In this brief guide, we’ll address the query: “Do squirrels eat birds?” Also, we’ll explore what the diet of squirrels consists of, where squirrels are distributed, and what the role of squirrels is in the environment.
Do squirrels eat birds?
Yes, there have been recorded instances in which squirrels have eaten birds. However, this is not a predatory behavior, but rather an opportunistic one.
Birds are not a staple food in a squirrel’s diet, but when they do come upon a defenseless bird, squirrels will loot nutrients such as animal protein, fat, and vitamins and minerals from bird flesh.
Squirrels may eat birds that are infirm, injured, newly hatched, in fledgling stages, or otherwise unable to escape. They’ll not only eat birds, but if the opportunity presents itself, they will also scavenge unguarded eggs in nests, and remain on the ground.
This behavior is not exclusive to squirrels and has been documented in other species such as deer, and even domesticated animals such as pigs, cows, chickens, ducks, and others.
What is in a squirrel’s diet?
Squirrels have a varied diet that will often depend on their environment and the resources they can easily dispose of.
For example, a squirrel in an urban area may be more accustomed to eating trash and other leftovers from waste centers and landfills, whereas those in more suburban and rural areas will consume just about anything they find to be edible.
Commonly, this alludes to fruits, tree nuts, fungi, leafy greens, seeds, and on occasion, carrion, insects, and other sources of animal protein.
As mammals, their early nutritional stages rely on breastmilk, which varies in composition depending on their stage. Newly-born squirrels will feed on colostrum, and as they age, the composition of their mother’s milk will change to better suit their growing digestive system.
Once they’re two and a half months old, young squirrels can set out and begin to forage for their food, which may include the above-listed components.
In urban areas, squirrels have adapted to eating leftovers and other waste such as fast food, junk food, and of course whatever food they can forage from green spaces such as fruiting trees in parks and recreational areas.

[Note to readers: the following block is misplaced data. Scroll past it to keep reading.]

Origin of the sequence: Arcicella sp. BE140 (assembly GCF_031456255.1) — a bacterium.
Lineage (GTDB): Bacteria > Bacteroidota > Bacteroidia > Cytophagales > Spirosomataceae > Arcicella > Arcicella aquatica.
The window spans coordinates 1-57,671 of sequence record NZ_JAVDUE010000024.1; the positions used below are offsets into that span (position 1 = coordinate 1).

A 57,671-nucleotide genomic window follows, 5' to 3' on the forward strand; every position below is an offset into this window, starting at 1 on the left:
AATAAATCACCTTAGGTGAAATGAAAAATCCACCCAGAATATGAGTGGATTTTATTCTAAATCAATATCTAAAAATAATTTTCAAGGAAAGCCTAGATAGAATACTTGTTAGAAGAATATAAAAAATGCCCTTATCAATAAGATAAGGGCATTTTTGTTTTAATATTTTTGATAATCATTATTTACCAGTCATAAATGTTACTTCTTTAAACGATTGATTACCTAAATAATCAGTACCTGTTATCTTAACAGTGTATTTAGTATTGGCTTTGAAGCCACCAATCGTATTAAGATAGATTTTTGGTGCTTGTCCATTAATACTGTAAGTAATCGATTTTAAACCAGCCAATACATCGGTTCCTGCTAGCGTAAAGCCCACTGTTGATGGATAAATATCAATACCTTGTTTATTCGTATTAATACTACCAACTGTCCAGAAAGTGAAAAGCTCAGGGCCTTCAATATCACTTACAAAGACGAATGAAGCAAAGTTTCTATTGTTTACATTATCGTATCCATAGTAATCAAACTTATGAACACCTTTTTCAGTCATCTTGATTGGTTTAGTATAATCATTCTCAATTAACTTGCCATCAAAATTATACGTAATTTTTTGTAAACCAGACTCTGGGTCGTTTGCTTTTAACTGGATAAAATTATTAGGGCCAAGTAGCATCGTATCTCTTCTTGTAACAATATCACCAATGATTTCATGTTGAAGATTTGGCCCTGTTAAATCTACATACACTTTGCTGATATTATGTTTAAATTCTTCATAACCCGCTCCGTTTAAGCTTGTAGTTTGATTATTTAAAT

Where are squirrels distributed?
Squirrels have a nigh-cosmopolitan distribution and can be found in regions with tall trees, warm climates, and even in northern latitudes.
Depending on the species, squirrels may be more akin to urban environments, or natural verdant habitats.
For example, red squirrels thrive in rural areas and natural habitats, whereas grey squirrels have seemingly co-evolved to thrive in urban areas, where they feed off of discarded food, and other scraps.
Generalizing, squirrels live on every continent save for Australia (where their squirrels are marsupials, not rodents) and Antarctica. Interestingly, squirrels were introduced to the Australian continent and were on the verge of becoming a pest.
However, they were successfully extinguished before they could be calamitous to other local species.
What is the role of squirrels in the environment?
Squirrels may have different roles in the environment, depending on what their habitat is.
In forest and suburban areas, they constitute an important link in food chains, as they can be an important part of the diets of other predators in higher tiers.
Also, as they consume and stash fruits, they play an important part in seed-hauling, helping plant species distribute their seeds and ensuring their survival.
Squirrels often shape the plant composition of certain niches, by favoring the distribution of woody species throughout large extensions of terrain.
Curiously, squirrels have a habit of stashing food in the ground. This stirring of topsoil favors the distribution and growth of species of fungi such as truffles and other species with fruiting bodies.
Many fungi have saprophytic roles in the environment, which means that they help break down decaying organic matter into baser components that can nourish the forest floor. As squirrels play an important role in helping these fungi, their importance cannot be understated.
In urban areas, by consuming leftovers and other scraps, they reduce the likelihood of infestation by other animals such as cockroaches, rats, and scavenging types that may transmit disease.
However, squirrels are sources of potentially zoonotic diseases, which is why wild squirrels should not be kept as pets, and pets such as dogs, cats, birds, and rodents should not come into contact with them or anything they touch or feed on.
Luckily, there are only about a handful of diseases squirrels can transmit to humans, but as a precaution, we advise our readers to merely observe squirrels, and enjoy the benefits they bestow.
In this brief guide, we have addressed the query: “Do squirrels eat birds?” Also, we have explored what the diet of squirrels consists of, where squirrels are distributed, and what the role of squirrels is in the environment.